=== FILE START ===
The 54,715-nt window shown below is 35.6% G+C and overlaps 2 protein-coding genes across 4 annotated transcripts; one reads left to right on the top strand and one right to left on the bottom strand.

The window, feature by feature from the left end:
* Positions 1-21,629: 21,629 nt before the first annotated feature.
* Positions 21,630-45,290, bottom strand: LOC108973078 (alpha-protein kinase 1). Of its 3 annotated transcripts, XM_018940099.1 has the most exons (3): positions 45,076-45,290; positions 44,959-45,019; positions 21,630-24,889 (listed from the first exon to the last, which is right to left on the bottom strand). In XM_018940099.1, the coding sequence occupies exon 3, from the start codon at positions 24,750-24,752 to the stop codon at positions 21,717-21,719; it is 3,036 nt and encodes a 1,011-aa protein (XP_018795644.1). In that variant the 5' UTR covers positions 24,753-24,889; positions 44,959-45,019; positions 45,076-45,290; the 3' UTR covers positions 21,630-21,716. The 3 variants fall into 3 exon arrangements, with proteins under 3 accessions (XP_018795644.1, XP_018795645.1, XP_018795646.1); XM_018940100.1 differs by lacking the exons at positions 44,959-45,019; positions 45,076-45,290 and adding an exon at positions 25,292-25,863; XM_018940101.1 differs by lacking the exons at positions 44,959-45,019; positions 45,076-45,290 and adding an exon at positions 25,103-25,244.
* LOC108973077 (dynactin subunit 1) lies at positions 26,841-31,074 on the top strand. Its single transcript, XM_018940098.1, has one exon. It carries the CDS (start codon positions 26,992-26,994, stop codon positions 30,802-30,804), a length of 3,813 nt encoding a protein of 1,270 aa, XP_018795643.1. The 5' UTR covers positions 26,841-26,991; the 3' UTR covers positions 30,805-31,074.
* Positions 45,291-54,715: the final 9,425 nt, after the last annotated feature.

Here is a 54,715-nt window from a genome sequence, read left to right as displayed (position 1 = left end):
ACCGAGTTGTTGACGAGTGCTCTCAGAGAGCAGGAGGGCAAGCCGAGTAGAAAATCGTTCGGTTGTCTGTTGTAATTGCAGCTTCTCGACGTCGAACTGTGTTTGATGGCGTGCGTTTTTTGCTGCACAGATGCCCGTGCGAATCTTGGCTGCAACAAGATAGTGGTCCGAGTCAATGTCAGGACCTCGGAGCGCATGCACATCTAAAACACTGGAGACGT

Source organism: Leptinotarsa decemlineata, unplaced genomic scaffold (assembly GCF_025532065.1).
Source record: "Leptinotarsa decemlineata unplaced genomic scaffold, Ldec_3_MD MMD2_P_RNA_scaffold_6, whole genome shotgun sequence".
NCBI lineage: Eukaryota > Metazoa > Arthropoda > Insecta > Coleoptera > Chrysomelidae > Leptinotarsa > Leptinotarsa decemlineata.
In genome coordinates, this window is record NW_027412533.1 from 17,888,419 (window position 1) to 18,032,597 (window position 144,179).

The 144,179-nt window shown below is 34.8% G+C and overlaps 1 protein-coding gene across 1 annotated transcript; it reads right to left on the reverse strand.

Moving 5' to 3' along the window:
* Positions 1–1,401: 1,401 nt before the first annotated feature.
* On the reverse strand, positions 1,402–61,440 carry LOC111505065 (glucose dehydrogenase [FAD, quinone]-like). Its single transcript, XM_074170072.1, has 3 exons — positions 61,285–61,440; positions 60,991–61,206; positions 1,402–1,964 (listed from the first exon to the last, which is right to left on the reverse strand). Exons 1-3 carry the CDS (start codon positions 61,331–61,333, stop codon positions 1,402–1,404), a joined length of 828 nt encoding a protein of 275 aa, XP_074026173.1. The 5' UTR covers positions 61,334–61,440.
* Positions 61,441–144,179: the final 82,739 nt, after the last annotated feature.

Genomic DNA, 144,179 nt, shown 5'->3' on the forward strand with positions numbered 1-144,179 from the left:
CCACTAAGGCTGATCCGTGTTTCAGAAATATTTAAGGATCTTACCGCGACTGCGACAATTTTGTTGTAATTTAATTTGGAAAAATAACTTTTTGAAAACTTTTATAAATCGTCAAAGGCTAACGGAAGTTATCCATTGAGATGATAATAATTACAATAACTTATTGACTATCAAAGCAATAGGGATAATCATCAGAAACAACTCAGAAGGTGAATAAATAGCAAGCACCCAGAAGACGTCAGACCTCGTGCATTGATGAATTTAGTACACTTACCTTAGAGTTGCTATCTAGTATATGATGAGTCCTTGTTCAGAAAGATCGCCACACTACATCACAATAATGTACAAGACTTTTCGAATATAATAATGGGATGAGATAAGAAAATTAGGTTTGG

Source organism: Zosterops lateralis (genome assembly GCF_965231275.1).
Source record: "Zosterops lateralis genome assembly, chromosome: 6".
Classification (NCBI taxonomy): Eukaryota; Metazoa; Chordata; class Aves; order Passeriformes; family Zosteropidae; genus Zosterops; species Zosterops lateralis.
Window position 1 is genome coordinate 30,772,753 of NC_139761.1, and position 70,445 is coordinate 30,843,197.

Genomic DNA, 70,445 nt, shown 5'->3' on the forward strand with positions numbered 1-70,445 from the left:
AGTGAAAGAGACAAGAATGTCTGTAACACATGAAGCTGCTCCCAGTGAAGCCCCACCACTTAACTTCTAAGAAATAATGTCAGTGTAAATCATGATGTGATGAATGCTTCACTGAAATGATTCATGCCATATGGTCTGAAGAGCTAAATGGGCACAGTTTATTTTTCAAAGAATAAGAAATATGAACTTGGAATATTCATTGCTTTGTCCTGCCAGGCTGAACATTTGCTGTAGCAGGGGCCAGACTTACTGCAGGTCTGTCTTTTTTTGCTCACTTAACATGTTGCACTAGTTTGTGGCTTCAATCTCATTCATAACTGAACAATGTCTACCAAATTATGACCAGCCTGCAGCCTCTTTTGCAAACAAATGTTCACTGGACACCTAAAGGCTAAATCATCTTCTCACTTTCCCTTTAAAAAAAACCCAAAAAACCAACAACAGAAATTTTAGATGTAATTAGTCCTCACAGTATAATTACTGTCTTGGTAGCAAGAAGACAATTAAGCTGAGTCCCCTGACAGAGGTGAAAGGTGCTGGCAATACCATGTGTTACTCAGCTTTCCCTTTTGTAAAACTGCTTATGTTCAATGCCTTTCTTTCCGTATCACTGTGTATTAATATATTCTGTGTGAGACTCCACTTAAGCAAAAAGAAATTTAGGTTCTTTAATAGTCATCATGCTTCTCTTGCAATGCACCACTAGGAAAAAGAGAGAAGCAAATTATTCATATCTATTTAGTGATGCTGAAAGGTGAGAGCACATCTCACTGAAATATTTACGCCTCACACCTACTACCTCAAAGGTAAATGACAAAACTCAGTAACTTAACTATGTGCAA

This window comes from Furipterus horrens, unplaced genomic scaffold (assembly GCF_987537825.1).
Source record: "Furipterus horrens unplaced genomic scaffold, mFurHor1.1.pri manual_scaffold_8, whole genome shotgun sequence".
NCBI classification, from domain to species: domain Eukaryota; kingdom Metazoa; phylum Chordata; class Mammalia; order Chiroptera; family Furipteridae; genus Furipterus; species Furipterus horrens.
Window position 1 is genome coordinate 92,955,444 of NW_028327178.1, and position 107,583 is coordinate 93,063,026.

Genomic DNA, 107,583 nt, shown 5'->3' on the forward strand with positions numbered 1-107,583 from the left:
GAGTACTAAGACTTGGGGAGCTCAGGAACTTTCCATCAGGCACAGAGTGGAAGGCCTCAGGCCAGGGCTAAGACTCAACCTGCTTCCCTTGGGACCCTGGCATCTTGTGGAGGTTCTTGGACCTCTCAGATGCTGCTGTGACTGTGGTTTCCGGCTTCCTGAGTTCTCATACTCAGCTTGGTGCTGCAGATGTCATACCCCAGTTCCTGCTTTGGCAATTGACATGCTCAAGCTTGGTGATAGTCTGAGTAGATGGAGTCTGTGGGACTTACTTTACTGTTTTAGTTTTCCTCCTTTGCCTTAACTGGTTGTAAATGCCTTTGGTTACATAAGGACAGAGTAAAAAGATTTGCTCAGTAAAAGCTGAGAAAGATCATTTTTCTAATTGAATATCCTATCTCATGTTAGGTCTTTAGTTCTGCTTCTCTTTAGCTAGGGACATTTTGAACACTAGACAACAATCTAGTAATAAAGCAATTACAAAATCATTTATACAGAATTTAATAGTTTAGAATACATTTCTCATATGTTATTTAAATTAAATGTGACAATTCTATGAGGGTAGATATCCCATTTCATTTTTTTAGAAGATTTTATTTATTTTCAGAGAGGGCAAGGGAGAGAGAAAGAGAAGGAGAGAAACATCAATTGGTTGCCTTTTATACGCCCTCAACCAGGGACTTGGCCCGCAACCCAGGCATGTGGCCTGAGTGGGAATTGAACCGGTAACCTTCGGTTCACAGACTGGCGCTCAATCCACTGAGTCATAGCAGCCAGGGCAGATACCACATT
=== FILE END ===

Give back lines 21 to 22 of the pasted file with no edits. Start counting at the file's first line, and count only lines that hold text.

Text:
Source record: "Zosterops lateralis genome assembly, chromosome: 6".
Classification (NCBI taxonomy): Eukaryota; Metazoa; Chordata; class Aves; order Passeriformes; family Zosteropidae; genus Zosterops; species Zosterops lateralis.